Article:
Since most of what we’ve been doing for the past couple weeks is A) very similar to what we’ve done and written about during other stretches of time in Guatemala, and B) is boring as sin to read about, I thought I’d write for a while about what is, for lack of any exciting adventures, the most travel oriented thing we’ve accomplished lately. Which is planning our next trips.
Despite what you may have heard, or I may have very coolly insinuated, I’ll have you know that we actually do plan our travels. Sure, I know it sometimes looks like we end up in these random, out of the way places with no rhyme or reason as to what brought us there or what our intentions may be. Not the case, my friends, not the case at all. In fact, you’d probably be surprised at how much thought, planning and research goes into one of our trips. Whether we actually end up following those plans, of course, is another matter entirely, but if we do end up straying from our original goals I can assure you it’s not for lack of information. I know, I know, isn’t true backpacking supposed to be all spontaneity, lack of scheduling and off the cuff decisions? Theoretically, yes, and we’ve certainly met many a traveler who follows these lofty edicts with a reasonable amount of success, given their particular temperament, I suppose. In our personal experience, however, we’ve found that spontaneity usually leads to hotels with no vacancy, lack of scheduling to a three day wait for the next ferry, and off the cuff decisions to legions of missed buses. Besides, it’s been a while since one could seriously characterize our travel style as traditional backpacking. We enjoy our laptops too much for that, and have developed a serious disdain for dorm rooms.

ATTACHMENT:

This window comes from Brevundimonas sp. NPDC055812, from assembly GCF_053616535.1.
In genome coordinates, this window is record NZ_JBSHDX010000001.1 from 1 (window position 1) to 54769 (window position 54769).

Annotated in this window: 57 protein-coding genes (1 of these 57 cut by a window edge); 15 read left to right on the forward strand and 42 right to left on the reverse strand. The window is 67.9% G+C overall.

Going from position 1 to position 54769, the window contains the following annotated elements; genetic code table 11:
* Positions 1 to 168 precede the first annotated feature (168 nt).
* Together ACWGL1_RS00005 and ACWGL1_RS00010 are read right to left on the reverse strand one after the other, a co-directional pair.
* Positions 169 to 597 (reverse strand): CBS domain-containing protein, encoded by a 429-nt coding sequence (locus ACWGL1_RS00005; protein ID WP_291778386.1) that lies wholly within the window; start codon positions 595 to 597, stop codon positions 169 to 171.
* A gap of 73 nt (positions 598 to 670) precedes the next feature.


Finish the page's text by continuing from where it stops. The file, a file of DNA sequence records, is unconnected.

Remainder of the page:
Anyway, all that aside, the most important thing is that we actually enjoy the planning process. That’s right, even though it may run contrary to the customary spirit of backpacker travel I have to admit that, for me at least, planning our travels is practically half the fun. Whether we actually end up going to a particular place or not, those initial moments of fascination when it first occurs to me that, you know what, we could go to, say, <insert random location>, then rush down to the library to fill my arms with guidebooks that promise to motivate, inspire and enlighten every bit as effectively as getting drunk and watching seventeen hours of Discovery channel during primate week. The thrill of possibility, the allure of an exotic name, the imminent draw of obscure and distant locations known only vaguely through books, movies, hearsay or unsubstantiated flights of imagination, well, much like disinfectant at the Y, these are things I simply can’t get enough of. From there I do my best to distract Laynni from her reading, usually by offhandedly blurting out the name of some seemingly random country, occasionally earning her grudging attention, eyes narrowed conspicuously in warning, at which point I jump at the chance to blurt out a few ideas, most of which she shoots mercilessly down (your ears burning, Iran?), as I watch carefully for those rare and precious couple of names that may just result in a pensive “hmmm”, and, voila, we’re off to the informational races.